Evaluating the Risks of Domestic Radon Exposure

William Gilpin
March 15, 2015

Submitted as coursework for PH241, Stanford University, Winter 2015


Fig. 1: A geologic fault with embedded granite seams. Faults are a common source of elevated radon levels. (Source: Wikimedia Commons)

Radon represents an invisible and thus potentially dangerous source of radiation in domestic settings. The gas can occur in surprising places, and its prediction and detection either requires specialized equipment or access to geological surveys. Of particular concern is the tendency of radon to accumulate in the basements of homes that are built near naturally-occuring granite seams, because mitigating this risk requires active preventive measures on the homeowner's part to prevent continuous radon buildup during the life of the home. [1]

It has been estimated that at least 1 in every 15 U.S. homes has potentially toxic levels of radon in at lease one part of the dwelling. [2] This is a high enough number that radon alone may be responsible for a detectable fraction of the total number of lung cancer incidents in the U.S, since radon's toxicity primarily targets respiratory tissues. In fact, radon may be responsible for up to half of the yearly background-radiaton exposure experienced by an average U.S. citizen. [2]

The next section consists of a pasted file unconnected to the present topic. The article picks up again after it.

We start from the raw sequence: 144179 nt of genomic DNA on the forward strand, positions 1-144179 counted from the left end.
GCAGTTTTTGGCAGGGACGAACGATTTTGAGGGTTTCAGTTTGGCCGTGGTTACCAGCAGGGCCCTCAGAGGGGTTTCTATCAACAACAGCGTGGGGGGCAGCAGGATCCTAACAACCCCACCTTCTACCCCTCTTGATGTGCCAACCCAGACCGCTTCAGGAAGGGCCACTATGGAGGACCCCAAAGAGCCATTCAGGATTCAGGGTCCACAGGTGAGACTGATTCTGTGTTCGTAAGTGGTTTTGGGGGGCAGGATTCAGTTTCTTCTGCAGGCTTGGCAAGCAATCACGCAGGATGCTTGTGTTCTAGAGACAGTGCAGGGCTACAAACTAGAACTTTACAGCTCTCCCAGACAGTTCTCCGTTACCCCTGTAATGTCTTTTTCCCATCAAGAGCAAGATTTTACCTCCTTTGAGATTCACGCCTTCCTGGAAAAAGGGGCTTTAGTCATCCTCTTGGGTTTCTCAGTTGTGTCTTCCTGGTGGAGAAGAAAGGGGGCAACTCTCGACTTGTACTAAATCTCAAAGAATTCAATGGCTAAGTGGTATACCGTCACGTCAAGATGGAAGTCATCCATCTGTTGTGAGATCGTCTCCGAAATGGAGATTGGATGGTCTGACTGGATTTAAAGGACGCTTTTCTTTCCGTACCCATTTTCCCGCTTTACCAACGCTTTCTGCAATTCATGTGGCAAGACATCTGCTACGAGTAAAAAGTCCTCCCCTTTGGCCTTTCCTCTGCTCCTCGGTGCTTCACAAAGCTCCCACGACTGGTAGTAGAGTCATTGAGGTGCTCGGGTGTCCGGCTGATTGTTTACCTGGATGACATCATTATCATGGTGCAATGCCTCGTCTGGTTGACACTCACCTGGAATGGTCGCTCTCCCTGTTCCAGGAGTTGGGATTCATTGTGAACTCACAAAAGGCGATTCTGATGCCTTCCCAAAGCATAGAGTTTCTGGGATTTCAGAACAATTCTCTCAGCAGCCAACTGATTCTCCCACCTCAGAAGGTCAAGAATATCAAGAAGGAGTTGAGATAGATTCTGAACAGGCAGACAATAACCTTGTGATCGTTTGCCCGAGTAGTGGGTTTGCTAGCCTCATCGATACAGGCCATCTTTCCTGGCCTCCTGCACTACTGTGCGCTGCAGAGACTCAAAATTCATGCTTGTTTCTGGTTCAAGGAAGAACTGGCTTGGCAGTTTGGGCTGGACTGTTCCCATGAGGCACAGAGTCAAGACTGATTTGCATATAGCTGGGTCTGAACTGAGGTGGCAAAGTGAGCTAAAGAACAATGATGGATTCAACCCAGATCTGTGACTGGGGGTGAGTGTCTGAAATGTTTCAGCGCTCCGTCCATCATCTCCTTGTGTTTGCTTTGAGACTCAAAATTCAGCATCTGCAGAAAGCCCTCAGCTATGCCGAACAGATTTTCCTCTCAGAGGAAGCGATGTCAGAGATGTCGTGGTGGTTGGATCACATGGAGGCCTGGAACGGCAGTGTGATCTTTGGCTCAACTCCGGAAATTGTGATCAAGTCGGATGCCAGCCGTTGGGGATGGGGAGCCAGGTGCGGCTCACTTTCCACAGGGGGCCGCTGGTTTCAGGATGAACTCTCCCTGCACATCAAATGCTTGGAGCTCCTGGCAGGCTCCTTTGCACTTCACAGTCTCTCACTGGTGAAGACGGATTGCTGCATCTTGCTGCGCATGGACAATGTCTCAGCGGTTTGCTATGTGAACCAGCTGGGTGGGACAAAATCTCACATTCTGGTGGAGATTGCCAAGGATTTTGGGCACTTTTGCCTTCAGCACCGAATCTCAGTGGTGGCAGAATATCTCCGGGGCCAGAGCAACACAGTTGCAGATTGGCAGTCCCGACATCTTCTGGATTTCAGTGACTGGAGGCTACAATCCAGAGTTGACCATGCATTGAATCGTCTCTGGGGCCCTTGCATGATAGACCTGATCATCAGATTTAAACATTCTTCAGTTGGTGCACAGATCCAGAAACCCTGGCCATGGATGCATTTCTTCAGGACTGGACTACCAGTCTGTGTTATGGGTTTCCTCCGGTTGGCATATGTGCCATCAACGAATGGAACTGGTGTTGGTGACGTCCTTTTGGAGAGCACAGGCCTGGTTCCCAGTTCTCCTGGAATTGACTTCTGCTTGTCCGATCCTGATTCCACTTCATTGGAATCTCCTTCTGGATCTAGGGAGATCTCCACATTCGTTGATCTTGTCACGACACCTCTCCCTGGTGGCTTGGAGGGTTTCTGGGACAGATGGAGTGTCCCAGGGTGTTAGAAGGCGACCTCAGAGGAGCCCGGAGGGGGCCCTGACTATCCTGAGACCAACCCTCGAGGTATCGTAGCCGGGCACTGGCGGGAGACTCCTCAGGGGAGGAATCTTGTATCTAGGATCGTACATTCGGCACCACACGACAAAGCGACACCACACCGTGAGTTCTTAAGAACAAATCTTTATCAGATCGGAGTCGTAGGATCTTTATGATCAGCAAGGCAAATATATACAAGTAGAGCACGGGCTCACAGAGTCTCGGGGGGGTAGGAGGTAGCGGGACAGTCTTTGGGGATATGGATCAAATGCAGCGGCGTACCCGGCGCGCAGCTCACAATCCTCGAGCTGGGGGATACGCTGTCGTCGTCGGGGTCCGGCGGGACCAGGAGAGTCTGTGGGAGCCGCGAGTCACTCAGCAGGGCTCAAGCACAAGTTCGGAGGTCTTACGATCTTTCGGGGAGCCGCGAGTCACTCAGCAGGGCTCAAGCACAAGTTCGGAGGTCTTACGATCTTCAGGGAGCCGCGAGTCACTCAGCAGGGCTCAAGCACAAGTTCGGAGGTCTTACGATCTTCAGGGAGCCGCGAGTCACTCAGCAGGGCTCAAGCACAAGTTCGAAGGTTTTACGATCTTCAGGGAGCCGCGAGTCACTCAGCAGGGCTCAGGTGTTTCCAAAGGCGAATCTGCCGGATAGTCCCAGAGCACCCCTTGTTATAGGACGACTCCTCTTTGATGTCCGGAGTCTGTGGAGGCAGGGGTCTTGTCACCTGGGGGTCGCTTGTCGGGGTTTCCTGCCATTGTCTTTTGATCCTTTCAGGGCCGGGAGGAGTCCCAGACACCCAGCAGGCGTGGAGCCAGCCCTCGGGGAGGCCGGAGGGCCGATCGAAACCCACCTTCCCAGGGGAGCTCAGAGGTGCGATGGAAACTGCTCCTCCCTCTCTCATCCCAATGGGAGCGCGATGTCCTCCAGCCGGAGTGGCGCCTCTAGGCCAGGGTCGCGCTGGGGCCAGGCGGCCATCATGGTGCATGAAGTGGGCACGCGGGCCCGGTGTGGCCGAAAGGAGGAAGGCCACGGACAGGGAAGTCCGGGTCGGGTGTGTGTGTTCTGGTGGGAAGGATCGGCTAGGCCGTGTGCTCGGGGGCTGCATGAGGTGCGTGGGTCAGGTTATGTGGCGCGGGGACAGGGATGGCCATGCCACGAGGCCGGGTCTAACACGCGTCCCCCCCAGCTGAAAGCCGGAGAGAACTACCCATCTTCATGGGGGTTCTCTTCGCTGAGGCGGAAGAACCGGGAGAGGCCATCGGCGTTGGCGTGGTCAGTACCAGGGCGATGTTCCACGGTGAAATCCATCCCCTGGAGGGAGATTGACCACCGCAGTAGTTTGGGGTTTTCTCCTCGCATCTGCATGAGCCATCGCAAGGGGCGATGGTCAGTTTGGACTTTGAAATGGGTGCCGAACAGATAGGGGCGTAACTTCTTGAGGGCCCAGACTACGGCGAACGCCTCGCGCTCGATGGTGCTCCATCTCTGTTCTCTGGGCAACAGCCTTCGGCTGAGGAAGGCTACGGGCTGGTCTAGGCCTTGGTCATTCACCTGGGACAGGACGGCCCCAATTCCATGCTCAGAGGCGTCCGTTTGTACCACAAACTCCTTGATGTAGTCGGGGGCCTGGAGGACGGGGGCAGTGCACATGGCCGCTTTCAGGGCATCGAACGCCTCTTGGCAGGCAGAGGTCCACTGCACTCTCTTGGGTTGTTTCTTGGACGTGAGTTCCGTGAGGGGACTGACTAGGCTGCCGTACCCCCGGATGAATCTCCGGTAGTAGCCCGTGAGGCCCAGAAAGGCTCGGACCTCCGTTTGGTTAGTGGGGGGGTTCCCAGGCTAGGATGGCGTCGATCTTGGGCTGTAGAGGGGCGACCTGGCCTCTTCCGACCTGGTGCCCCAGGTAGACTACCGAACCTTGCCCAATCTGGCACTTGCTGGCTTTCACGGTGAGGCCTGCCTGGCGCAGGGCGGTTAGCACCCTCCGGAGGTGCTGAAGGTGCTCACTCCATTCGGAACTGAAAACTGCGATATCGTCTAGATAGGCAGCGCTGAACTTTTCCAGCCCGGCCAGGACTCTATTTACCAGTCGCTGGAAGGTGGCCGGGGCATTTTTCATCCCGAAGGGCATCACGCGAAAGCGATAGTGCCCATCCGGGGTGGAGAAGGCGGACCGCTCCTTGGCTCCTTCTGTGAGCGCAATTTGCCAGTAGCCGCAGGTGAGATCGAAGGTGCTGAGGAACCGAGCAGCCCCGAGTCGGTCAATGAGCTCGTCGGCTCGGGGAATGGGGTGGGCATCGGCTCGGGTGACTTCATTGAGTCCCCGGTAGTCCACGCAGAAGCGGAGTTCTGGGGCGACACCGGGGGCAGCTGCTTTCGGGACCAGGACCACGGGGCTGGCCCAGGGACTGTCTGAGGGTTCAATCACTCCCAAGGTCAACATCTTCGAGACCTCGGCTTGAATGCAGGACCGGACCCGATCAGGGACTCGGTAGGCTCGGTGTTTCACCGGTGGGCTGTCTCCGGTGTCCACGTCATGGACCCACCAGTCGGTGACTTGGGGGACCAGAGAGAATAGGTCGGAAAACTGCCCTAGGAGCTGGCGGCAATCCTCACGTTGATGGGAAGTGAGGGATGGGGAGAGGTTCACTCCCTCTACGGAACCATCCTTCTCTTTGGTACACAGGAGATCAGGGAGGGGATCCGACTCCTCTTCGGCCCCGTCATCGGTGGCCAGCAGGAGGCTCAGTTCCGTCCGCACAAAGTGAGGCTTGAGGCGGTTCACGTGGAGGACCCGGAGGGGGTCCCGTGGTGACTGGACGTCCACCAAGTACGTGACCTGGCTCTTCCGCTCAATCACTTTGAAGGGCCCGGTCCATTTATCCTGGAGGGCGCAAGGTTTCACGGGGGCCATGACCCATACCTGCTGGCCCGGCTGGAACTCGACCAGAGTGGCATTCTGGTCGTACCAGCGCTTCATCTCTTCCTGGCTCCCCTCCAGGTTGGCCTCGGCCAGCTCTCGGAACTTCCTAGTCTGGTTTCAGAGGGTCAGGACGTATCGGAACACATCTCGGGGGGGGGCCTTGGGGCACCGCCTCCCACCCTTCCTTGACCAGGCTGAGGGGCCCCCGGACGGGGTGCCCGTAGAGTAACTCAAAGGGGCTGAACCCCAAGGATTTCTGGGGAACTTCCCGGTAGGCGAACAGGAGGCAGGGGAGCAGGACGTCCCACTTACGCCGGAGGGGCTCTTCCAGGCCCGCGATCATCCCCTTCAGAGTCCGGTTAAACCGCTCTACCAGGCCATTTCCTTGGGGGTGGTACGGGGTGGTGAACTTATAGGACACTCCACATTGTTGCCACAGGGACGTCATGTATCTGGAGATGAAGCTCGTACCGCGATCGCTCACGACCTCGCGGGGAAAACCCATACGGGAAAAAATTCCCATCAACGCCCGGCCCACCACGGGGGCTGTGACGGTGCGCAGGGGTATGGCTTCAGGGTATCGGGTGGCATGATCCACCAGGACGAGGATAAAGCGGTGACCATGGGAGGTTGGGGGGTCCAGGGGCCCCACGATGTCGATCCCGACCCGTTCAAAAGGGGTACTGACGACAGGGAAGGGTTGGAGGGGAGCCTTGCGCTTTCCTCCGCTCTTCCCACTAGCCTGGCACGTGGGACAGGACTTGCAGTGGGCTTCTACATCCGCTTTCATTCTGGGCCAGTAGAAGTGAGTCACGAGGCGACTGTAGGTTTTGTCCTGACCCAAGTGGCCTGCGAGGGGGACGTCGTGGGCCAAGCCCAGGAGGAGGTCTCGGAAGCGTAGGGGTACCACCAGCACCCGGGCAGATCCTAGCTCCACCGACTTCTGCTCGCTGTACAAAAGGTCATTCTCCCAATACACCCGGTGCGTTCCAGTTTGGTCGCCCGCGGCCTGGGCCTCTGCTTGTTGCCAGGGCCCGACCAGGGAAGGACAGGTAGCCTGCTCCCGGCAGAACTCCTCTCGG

Unlike most other commonly-known radioactive substances, terrestrial radon occurs primarily in the form of a noble gas, and so it is able to seep out of subterranean radioisotope deposits and reach the earth's surface, presenting a significant health hazard. Because it is a noble gas, it is chemically inert and thus unlikely for form compounds that would fixate it as a solid in the terrestrial environment. Instead, it is most likely to decay into further toxic decay products, such as lead and polonium, which tend to form solids under ambient conditions. [3] This last step makes radon particularly dangerous, as the microparticles of lead and other decay products resulting from the decay of gaseous radon can create microdeposits in living tissues that cause further health effects beyond the initial damage caused by fission.

As the above mechanism suggests, the primary risk factor associated with radon exposure is the development of lung cancer. Gas exchange within the respiratory system gives the gas a particularly long residence time within the body, which increases the amount of time in which it could potentially decay into a toxic byproduct.

Calculation of Release Rate

A simple calculation can be used to determine whether the radon release rate in a given geological region is sufficient to cause toxic levels of the isotope to develop in a the basement of a household. This calculation assumes that emitted radon does not freely dissipate upon entering a dwelling, resulting in a gradual buildup timescale that is determined by the rate at which air from the interior of the dwelling exchanges with that outside the dwelling.

The EPA-recommended threshold for safe radon levels is 4 pCi per liter of air inside the home. [4] The "Ci," or Curie, is simply an SI-derived unit for the number of radioactive decays occuring per second---each decay event is associated with at least one fast-moving decay product that can damage tissue, and so areas with a larger number of Ci/L are more likely to be hazardous.